By June, Iraq’s health system was reaching breaking point; indeed, according to numerous reports it has already collapsed as staff suffer burnout from excessively long shifts, inadequate pay compared to other public sector workers, the constant risk of infection and even threats from relatives of COVID victims. Based on figures from June, it is now likely that at least 1000 health workers have COVID-19. According to Najaf Governor Louay al Yasiri, 160 out of 1795 health workers in the governorate had been infected with COVID-19.

Explosive case growth

Despite this, Iraq’s Higher Committee for Health and Safety has eased some restrictions on public gatherings, allowing restaurants to open and raising the level of government staff in some ministries from 25% to 50%. This is provided the public adheres to “protective measures.”

Photo Credit: Iraq Energy Institute (IEI)

This comes after a rapid acceleration of the crisis in June. On June 1st for example, there were 6439 confirmed cases and 205 confirmed fatalities. By June 29th, this had surged, following an increase in testing, to 49,109 cases, however confirmed fatalities jumped sharply to 943.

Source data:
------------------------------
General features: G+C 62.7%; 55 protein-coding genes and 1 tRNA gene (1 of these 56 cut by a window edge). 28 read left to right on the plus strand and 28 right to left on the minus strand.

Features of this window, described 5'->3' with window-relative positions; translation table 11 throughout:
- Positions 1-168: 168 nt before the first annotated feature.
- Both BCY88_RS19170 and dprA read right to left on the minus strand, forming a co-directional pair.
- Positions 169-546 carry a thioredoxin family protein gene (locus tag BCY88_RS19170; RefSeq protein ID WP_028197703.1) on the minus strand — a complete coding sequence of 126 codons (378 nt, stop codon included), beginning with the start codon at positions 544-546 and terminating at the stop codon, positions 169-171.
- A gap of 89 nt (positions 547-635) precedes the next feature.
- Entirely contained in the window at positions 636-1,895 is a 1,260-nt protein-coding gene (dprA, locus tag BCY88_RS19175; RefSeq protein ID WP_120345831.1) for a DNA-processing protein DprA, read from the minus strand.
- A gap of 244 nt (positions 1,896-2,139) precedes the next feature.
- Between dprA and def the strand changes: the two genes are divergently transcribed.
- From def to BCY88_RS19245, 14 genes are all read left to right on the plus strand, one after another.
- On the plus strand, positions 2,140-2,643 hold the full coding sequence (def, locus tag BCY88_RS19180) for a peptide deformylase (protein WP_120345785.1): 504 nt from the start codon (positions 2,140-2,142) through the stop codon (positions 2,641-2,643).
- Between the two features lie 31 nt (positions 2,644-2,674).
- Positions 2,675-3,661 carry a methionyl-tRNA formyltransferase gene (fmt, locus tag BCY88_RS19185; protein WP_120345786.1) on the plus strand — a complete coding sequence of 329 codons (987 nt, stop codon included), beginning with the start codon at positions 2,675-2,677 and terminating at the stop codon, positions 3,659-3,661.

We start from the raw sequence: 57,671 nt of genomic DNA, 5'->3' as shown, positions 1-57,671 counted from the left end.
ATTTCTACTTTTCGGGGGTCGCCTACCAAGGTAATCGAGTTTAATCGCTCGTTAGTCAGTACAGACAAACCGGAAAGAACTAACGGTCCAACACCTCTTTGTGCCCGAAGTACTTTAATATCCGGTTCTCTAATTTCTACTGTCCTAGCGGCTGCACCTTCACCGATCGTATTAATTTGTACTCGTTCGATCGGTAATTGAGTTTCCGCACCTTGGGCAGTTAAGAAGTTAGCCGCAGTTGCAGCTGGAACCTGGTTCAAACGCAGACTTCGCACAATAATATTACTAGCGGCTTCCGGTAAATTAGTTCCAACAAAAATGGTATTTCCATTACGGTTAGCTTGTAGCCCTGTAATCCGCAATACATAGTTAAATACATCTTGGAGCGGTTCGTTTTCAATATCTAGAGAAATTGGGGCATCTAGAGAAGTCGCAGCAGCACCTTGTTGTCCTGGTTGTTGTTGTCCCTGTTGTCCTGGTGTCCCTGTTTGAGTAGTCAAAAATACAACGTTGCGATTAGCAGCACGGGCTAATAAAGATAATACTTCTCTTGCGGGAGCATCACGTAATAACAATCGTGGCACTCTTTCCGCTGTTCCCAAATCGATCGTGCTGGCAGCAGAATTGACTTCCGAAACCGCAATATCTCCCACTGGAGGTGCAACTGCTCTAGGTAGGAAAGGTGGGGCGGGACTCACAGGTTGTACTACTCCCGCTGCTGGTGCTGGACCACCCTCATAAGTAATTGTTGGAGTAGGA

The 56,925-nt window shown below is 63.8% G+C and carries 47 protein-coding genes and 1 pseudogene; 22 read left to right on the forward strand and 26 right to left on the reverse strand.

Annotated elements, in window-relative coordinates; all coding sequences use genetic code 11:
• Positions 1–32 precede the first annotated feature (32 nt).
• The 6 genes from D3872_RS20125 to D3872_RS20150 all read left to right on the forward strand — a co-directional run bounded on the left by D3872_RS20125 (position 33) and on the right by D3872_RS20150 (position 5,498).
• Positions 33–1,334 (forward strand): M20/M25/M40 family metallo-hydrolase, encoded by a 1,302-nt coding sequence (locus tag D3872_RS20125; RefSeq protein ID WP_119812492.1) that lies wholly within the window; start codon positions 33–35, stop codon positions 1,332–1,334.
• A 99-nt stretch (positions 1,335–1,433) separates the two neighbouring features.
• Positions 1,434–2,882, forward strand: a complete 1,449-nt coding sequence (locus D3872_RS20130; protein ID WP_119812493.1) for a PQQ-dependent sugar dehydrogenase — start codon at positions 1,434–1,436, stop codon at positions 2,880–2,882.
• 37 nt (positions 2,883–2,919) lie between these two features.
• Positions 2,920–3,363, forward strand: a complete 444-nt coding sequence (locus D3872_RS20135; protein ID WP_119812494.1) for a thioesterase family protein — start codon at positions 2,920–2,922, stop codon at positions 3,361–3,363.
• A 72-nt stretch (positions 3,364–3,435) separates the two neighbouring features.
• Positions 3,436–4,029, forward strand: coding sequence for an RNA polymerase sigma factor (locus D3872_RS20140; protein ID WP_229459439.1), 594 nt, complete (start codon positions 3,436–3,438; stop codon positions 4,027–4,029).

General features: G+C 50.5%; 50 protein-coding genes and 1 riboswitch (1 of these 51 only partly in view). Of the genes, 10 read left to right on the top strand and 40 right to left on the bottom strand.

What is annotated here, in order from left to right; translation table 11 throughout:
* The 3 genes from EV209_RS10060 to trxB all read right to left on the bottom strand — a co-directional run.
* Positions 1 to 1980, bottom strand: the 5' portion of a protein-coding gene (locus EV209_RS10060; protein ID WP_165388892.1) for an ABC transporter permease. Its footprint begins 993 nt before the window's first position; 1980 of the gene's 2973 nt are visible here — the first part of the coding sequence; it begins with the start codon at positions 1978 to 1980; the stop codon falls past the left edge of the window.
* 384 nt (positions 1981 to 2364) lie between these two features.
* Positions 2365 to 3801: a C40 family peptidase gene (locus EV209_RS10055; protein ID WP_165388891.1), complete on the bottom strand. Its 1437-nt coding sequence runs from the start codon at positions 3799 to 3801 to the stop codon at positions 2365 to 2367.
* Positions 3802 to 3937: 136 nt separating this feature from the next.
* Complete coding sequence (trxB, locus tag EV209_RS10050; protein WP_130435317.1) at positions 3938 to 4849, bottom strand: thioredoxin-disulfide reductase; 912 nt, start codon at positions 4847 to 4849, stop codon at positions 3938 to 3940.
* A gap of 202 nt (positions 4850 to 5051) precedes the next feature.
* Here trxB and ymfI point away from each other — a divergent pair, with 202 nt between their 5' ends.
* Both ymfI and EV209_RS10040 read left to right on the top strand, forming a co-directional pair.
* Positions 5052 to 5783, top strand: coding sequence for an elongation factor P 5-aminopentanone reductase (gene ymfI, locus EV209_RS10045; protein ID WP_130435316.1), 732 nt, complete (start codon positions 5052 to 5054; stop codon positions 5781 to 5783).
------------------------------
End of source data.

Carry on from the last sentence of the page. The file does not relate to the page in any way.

By the first week of July, there had been 75,194 confirmed cases and 3055 deaths: in just over one month, fatalities had risen almost 1400%.By mid-August, this grim toll stood at 5954 people and over 180,000 cases. At the time of writing, there were over 270,000 cases and 7657 deaths.

Photo Credit: Iraq Energy Institute

Putting this in perspective, COVID-19 deaths in Iraq this year have surpassed the recorded 9852 civilian deaths due to violence in Iraq through 2013, as the self-declared Islamic State’s campaigns gained momentum.

Responses to COVID-19 in Iraq